Samuel Bolton, one of those present at the Westminster Assembly, wrote a pamphlet called The True Bounds of Christian Freedom. In this work he gives this simple yet profound Biblical formulation regarding our relationship to the law.
We cry down the law with respect to justification, but we set it up as a rule of sanctification. The law sends us to the gospel that we may be justified; the gospel sends us to the law again to inquire what is our duty as those who are justified.
Sadly, it appears that yet once again confusion is rising with respect to the place of the law of God in the life of the believer. Tullian Tchividjian (pronounced cha-vi-jin), the talented grandson of Billy Graham now serving as Senior Pastor at Coral Ridge Presbyterian Church and a contributor to The Gospel Coalition, is at the center of this controversy. Here are some links that, if you follow them, will give you an overview of the problem, help alert you to its danger, and sharpen your understanding on this vital subject.
David Murray – Over two years ago, with his gracious reviews of Tchividjian’s book Jesus + Nothing = Everything, Dr. Murray of Puritan Reformed Theological Seminary pointed out the root problem of his theology. Tchividjian’s commingling of justification and sanctification caused him to downplay the law of God in the believer’s life. Read first his review of the book, then these second and third articles which develop more fully the theological concerns.
Michael Kruger – More recently, because of a controversial post by Tchividjian, a virtual firestorm broke out on the blogosphere. The President of the Reformed Theological Seminary of Charlotte, NC, expressed here his concern over Tchividjian’s failure to rightly acknowledge what is known as the third use of the law.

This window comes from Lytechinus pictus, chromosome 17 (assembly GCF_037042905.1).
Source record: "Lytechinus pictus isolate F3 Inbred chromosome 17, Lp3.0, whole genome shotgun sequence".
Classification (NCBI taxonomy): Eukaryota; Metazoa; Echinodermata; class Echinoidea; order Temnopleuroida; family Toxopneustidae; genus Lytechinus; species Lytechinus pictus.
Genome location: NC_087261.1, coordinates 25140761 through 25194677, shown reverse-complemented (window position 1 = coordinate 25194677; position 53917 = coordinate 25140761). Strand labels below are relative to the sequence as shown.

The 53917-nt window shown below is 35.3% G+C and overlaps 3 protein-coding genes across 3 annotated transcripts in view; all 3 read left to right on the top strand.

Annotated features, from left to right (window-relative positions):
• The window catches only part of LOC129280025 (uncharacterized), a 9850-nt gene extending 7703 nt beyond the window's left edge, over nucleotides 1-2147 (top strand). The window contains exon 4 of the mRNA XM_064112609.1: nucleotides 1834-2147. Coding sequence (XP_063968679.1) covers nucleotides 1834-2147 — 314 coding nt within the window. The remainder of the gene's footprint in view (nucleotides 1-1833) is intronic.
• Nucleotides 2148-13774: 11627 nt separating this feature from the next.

Mark Jones – These matters caused Tchividjian’s fellow PCA minister Dr. Jones to make this public offer to fly from Canada to Florida to meet with him in order to debate this issue. Then Jones’ blogging partner on Meet the Puritans, Danny Hyde, wrote this article to clarify why God’s law is not burdensome to the believer.
Kevin DeYoung – On the blog of The Gospel Coalition, this article then appeared by DeYoung to outline the issues at stake.
Rick Phillips – Here then is the latest expression of concern over at Reformation21 by another evangelical leader with a careful diagnosis of the matters at stake.
With all of these respected pastors and theologians expressing concern, one prays Tchividjian will heed the correction he is being offered.
I will conclude by expressing thankfulness that in worship yesterday one of my elders encouraged the proper use of the law of God in our lives by reading this answer from Question 97 of the Larger Catechism, which asks, “What special use is there of the moral law to the regenerate?”
Although they that are regenerate, and believe in Christ, be delivered from the moral law as a covenant of works, so as thereby they are neither justified nor condemned; yet besides the general uses thereof common to them with all men, it is of special use, to show them how much they are bound to Christ for his fulfilling it, and enduring the curse thereof in their stead, and for their good; and thereby to provoke them to more thankfulness, and to express the same in their greater care to conform themselves thereunto as the rule of their obedience.